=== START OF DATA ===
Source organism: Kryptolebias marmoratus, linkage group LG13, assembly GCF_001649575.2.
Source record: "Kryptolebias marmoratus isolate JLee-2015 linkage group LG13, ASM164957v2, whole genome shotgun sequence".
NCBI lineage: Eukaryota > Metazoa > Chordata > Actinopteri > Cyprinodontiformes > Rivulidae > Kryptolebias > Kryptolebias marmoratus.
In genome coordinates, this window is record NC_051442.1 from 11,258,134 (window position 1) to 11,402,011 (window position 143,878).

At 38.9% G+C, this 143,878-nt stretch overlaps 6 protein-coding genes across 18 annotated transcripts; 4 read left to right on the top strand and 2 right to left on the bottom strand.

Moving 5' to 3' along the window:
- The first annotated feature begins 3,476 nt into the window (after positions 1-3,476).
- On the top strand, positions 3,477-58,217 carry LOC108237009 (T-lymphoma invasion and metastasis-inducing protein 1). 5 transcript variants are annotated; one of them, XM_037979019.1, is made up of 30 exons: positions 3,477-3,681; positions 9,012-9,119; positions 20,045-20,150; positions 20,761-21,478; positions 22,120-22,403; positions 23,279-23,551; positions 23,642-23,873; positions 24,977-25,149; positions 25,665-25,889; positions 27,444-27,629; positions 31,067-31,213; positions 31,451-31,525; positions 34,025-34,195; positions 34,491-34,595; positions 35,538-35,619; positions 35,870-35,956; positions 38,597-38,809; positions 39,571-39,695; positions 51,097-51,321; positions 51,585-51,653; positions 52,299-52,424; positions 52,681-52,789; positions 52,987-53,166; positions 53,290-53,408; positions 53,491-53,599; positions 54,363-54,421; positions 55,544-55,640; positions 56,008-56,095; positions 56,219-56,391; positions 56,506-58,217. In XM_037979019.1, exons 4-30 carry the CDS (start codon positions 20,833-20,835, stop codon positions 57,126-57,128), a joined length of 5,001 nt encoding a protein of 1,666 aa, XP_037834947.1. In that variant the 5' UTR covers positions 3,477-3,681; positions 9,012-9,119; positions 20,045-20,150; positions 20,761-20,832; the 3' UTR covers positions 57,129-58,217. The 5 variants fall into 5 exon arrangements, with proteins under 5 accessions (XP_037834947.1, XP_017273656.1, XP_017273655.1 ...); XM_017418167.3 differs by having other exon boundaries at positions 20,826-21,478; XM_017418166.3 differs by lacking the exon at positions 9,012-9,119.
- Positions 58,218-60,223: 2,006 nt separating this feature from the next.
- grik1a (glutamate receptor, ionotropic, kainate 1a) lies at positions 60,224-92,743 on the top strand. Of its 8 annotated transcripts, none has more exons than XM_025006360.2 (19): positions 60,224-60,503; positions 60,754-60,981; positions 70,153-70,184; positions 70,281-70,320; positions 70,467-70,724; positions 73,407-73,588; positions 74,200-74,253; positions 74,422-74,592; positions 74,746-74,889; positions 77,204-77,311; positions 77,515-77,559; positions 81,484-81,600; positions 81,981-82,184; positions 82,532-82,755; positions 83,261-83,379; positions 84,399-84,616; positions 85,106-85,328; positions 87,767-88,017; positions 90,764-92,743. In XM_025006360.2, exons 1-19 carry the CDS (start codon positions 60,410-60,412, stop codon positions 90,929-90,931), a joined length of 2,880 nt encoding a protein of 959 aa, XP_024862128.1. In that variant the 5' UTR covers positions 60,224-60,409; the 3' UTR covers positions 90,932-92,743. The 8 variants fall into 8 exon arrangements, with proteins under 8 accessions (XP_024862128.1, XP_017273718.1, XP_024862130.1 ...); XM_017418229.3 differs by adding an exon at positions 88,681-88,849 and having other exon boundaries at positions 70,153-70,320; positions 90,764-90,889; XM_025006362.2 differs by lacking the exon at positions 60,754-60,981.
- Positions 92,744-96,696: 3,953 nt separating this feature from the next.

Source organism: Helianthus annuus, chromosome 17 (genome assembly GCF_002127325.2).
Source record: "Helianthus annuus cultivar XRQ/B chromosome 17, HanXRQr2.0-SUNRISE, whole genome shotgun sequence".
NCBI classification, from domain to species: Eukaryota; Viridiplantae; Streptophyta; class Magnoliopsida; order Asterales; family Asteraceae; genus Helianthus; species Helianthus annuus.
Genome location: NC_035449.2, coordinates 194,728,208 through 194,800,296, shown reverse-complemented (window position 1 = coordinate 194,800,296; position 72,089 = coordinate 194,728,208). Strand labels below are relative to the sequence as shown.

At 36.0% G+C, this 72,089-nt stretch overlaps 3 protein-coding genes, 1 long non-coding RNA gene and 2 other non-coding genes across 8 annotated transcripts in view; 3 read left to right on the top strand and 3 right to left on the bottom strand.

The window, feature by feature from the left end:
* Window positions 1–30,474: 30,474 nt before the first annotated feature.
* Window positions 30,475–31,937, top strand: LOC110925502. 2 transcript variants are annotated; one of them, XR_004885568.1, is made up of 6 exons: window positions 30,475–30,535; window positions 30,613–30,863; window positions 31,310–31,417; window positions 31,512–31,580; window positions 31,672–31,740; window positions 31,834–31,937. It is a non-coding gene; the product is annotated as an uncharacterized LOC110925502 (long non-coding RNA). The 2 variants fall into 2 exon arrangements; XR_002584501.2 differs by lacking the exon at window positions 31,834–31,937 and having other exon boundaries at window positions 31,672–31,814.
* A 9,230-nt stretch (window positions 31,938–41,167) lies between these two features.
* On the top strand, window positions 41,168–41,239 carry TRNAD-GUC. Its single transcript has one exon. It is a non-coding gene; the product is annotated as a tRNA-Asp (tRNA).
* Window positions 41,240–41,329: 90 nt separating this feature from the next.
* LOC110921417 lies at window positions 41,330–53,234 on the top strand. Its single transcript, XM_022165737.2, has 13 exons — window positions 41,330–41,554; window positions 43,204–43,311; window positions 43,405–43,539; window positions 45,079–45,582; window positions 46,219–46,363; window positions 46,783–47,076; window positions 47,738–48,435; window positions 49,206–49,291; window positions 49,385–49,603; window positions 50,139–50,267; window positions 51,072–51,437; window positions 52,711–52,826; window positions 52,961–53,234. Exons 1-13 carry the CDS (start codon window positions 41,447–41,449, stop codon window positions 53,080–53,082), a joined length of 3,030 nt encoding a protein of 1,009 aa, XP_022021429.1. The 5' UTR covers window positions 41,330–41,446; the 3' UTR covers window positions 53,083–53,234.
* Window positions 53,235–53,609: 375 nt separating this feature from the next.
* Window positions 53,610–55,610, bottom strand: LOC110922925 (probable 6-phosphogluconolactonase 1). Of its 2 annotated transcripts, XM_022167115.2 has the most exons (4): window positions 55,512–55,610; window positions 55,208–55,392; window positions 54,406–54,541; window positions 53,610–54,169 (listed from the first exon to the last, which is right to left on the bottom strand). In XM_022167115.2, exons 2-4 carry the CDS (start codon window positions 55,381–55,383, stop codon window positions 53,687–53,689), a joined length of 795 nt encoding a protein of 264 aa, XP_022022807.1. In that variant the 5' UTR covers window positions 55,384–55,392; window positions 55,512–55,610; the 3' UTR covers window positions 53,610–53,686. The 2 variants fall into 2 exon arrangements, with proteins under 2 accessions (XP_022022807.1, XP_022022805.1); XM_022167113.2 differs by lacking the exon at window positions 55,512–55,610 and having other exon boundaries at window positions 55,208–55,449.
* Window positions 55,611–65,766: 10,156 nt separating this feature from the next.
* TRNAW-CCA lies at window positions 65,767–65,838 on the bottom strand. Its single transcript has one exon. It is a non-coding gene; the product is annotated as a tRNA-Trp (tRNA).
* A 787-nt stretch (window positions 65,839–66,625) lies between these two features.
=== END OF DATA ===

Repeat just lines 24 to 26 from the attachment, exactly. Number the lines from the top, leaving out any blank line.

* Window positions 53,235–53,609: 375 nt separating this feature from the next.
* Window positions 53,610–55,610, bottom strand: LOC110922925 (probable 6-phosphogluconolactonase 1). Of its 2 annotated transcripts, XM_022167115.2 has the most exons (4): window positions 55,512–55,610; window positions 55,208–55,392; window positions 54,406–54,541; window positions 53,610–54,169 (listed from the first exon to the last, which is right to left on the bottom strand). In XM_022167115.2, exons 2-4 carry the CDS (start codon window positions 55,381–55,383, stop codon window positions 53,687–53,689), a joined length of 795 nt encoding a protein of 264 aa, XP_022022807.1. In that variant the 5' UTR covers window positions 55,384–55,392; window positions 55,512–55,610; the 3' UTR covers window positions 53,610–53,686. The 2 variants fall into 2 exon arrangements, with proteins under 2 accessions (XP_022022807.1, XP_022022805.1); XM_022167113.2 differs by lacking the exon at window positions 55,512–55,610 and having other exon boundaries at window positions 55,208–55,449.
* Window positions 55,611–65,766: 10,156 nt separating this feature from the next.